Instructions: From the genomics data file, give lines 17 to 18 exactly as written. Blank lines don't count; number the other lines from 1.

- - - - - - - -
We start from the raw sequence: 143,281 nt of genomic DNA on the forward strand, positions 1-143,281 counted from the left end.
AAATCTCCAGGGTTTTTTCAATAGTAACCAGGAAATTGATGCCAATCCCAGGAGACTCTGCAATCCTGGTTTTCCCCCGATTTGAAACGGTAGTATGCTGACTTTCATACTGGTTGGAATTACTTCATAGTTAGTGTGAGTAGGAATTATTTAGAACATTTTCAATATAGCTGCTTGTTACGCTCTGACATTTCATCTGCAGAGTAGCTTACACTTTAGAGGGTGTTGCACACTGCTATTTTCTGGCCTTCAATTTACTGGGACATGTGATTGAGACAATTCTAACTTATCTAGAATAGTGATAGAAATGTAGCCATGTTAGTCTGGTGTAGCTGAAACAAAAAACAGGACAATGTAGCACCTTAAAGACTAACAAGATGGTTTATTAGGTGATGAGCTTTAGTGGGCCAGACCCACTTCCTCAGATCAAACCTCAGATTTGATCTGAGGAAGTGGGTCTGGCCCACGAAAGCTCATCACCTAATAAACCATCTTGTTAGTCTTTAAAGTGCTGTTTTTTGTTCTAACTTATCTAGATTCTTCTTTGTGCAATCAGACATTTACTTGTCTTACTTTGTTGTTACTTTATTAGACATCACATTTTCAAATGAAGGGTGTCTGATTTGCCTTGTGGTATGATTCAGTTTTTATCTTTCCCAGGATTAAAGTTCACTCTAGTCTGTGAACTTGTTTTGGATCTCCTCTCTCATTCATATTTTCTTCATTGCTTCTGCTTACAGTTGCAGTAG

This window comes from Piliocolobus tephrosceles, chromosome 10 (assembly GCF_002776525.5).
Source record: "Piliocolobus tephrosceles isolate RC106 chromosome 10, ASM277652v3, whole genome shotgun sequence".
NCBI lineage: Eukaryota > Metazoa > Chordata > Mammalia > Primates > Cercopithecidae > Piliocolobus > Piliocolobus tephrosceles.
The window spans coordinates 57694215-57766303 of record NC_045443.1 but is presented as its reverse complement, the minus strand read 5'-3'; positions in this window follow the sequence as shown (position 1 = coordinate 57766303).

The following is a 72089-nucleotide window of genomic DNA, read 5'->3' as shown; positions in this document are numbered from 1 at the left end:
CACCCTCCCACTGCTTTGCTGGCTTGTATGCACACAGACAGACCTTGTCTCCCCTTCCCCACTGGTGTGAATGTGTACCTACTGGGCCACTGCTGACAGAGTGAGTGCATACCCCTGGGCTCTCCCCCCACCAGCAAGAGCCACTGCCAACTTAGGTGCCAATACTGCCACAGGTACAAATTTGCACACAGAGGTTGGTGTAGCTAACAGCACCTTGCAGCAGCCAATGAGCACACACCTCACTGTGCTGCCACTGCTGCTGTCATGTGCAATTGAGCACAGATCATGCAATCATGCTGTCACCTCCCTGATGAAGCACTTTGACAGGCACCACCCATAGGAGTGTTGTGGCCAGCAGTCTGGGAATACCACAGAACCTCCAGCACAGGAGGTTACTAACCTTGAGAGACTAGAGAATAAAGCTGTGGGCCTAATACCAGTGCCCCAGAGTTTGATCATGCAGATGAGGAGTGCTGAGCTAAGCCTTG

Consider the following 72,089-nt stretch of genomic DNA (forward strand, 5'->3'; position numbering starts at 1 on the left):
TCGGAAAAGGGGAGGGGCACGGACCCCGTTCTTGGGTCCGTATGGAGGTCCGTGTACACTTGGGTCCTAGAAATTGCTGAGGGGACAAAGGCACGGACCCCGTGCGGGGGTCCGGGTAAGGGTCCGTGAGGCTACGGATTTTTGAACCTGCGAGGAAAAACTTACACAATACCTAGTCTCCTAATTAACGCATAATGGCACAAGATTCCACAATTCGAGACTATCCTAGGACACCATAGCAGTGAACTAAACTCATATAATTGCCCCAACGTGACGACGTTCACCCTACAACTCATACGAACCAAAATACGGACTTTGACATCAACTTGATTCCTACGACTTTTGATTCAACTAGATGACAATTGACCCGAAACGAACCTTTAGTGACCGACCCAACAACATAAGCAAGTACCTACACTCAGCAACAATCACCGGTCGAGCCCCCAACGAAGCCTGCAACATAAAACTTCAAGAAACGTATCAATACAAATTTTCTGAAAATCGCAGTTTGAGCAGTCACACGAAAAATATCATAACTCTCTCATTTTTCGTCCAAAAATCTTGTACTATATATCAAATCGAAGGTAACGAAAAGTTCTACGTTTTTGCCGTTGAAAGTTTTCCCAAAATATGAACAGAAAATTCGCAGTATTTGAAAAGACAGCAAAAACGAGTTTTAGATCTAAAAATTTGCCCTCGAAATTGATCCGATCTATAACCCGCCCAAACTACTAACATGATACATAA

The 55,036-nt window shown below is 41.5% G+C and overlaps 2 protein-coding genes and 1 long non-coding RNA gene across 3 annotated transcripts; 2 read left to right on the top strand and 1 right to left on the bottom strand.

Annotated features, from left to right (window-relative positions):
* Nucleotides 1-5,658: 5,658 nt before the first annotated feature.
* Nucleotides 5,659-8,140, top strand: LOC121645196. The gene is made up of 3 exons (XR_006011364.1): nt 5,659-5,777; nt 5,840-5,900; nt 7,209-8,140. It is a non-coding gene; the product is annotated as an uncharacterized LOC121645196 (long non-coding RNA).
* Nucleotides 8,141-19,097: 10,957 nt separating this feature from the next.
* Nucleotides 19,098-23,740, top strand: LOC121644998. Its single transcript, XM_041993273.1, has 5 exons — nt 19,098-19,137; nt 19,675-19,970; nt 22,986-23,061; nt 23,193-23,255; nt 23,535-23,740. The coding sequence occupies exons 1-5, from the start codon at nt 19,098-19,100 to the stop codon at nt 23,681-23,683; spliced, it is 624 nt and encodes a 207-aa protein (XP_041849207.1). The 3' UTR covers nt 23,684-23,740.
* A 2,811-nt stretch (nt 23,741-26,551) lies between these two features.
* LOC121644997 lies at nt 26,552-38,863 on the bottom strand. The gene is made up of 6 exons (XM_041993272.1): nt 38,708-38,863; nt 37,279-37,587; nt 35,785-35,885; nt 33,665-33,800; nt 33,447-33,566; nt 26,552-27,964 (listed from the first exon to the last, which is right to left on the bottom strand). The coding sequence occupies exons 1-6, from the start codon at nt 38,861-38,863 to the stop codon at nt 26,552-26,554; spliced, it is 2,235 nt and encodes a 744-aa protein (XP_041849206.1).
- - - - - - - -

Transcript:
* A 2,811-nt stretch (nt 23,741-26,551) lies between these two features.
* LOC121644997 lies at nt 26,552-38,863 on the bottom strand. The gene is made up of 6 exons (XM_041993272.1): nt 38,708-38,863; nt 37,279-37,587; nt 35,785-35,885; nt 33,665-33,800; nt 33,447-33,566; nt 26,552-27,964 (listed from the first exon to the last, which is right to left on the bottom strand). The coding sequence occupies exons 1-6, from the start codon at nt 38,861-38,863 to the stop codon at nt 26,552-26,554; spliced, it is 2,235 nt and encodes a 744-aa protein (XP_041849206.1).